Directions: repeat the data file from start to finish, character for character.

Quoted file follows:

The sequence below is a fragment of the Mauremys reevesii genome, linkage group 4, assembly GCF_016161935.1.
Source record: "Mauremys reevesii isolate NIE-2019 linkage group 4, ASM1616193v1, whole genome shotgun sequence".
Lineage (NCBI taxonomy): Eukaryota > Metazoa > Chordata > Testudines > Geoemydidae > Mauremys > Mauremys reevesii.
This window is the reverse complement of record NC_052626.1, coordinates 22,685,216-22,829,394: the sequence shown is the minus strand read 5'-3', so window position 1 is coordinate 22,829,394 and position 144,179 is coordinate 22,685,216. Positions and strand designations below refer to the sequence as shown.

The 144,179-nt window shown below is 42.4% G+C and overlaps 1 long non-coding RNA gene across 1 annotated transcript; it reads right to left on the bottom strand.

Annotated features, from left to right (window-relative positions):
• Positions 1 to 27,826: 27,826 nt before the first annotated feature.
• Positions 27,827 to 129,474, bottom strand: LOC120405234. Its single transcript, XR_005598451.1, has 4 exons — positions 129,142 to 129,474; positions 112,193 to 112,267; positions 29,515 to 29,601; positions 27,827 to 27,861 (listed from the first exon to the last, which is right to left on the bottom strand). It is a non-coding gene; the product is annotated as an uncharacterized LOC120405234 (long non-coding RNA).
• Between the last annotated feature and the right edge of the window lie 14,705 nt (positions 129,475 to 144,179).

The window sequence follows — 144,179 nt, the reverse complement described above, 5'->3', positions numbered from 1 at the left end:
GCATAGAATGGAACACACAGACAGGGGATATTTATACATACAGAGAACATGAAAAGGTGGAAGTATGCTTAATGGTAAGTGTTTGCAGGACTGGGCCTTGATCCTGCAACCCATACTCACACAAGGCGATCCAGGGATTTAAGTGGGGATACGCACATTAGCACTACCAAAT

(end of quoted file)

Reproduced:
The sequence below is a fragment of the Mauremys reevesii genome, linkage group 4, assembly GCF_016161935.1.
Source record: "Mauremys reevesii isolate NIE-2019 linkage group 4, ASM1616193v1, whole genome shotgun sequence".
Lineage (NCBI taxonomy): Eukaryota > Metazoa > Chordata > Testudines > Geoemydidae > Mauremys > Mauremys reevesii.
This window is the reverse complement of record NC_052626.1, coordinates 22,685,216-22,829,394: the sequence shown is the minus strand read 5'-3', so window position 1 is coordinate 22,829,394 and position 144,179 is coordinate 22,685,216. Positions and strand designations below refer to the sequence as shown.

The 144,179-nt window shown below is 42.4% G+C and overlaps 1 long non-coding RNA gene across 1 annotated transcript; it reads right to left on the bottom strand.

Annotated features, from left to right (window-relative positions):
• Positions 1 to 27,826: 27,826 nt before the first annotated feature.
• Positions 27,827 to 129,474, bottom strand: LOC120405234. Its single transcript, XR_005598451.1, has 4 exons — positions 129,142 to 129,474; positions 112,193 to 112,267; positions 29,515 to 29,601; positions 27,827 to 27,861 (listed from the first exon to the last, which is right to left on the bottom strand). It is a non-coding gene; the product is annotated as an uncharacterized LOC120405234 (long non-coding RNA).
• Between the last annotated feature and the right edge of the window lie 14,705 nt (positions 129,475 to 144,179).

The window sequence follows — 144,179 nt, the reverse complement described above, 5'->3', positions numbered from 1 at the left end:
GCATAGAATGGAACACACAGACAGGGGATATTTATACATACAGAGAACATGAAAAGGTGGAAGTATGCTTAATGGTAAGTGTTTGCAGGACTGGGCCTTGATCCTGCAACCCATACTCACACAAGGCGATCCAGGGATTTAAGTGGGGATACGCACATTAGCACTACCAAAT